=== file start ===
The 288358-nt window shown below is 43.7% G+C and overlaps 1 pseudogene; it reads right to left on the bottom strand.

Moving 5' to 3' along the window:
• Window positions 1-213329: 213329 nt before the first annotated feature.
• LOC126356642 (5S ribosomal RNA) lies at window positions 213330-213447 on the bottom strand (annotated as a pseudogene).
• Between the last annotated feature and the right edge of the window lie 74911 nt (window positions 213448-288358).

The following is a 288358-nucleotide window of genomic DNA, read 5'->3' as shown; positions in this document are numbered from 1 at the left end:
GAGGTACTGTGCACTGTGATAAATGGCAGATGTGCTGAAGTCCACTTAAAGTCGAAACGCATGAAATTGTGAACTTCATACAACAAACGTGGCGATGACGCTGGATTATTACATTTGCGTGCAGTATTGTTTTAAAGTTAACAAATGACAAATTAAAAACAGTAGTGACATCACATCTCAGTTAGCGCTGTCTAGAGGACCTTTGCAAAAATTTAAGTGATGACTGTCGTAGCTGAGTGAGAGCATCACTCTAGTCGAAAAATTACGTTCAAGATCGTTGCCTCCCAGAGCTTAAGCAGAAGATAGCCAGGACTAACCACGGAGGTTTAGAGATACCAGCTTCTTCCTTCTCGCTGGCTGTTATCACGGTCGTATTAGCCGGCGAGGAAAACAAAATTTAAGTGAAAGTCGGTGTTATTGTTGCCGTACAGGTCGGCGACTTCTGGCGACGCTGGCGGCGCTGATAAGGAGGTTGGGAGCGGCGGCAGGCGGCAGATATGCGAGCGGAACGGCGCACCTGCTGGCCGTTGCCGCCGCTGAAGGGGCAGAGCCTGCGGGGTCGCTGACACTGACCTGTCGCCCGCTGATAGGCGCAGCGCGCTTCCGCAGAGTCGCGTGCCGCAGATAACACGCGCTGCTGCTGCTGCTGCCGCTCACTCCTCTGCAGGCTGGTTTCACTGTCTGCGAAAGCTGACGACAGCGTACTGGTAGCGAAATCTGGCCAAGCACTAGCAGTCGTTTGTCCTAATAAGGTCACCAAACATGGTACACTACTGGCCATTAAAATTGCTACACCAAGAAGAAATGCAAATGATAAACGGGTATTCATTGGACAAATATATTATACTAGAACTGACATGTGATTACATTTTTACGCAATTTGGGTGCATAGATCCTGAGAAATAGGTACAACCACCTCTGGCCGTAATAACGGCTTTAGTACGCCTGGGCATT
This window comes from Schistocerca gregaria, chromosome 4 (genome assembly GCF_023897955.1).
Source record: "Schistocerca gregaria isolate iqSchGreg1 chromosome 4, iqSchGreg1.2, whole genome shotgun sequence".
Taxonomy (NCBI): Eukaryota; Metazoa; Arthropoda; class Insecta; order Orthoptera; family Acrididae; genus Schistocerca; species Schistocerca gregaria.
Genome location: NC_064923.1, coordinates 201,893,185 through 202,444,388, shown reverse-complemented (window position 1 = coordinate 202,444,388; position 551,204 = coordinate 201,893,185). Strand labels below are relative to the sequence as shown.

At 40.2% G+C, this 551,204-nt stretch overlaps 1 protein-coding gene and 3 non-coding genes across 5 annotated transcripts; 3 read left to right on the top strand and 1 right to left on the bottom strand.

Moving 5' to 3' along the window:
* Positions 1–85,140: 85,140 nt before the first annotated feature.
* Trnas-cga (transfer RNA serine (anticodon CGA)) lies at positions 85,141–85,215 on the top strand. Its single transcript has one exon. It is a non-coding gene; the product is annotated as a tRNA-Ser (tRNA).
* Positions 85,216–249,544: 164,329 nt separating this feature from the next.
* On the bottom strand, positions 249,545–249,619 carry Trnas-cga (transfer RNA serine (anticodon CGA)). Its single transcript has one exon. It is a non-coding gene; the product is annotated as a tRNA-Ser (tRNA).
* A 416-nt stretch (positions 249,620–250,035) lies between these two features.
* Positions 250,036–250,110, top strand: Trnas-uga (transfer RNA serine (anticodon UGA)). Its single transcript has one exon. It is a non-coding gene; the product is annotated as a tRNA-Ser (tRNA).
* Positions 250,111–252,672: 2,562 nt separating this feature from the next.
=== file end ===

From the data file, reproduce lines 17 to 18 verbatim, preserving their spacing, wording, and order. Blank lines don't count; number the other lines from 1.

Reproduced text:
* On the bottom strand, positions 249,545–249,619 carry Trnas-cga (transfer RNA serine (anticodon CGA)). Its single transcript has one exon. It is a non-coding gene; the product is annotated as a tRNA-Ser (tRNA).
* A 416-nt stretch (positions 249,620–250,035) lies between these two features.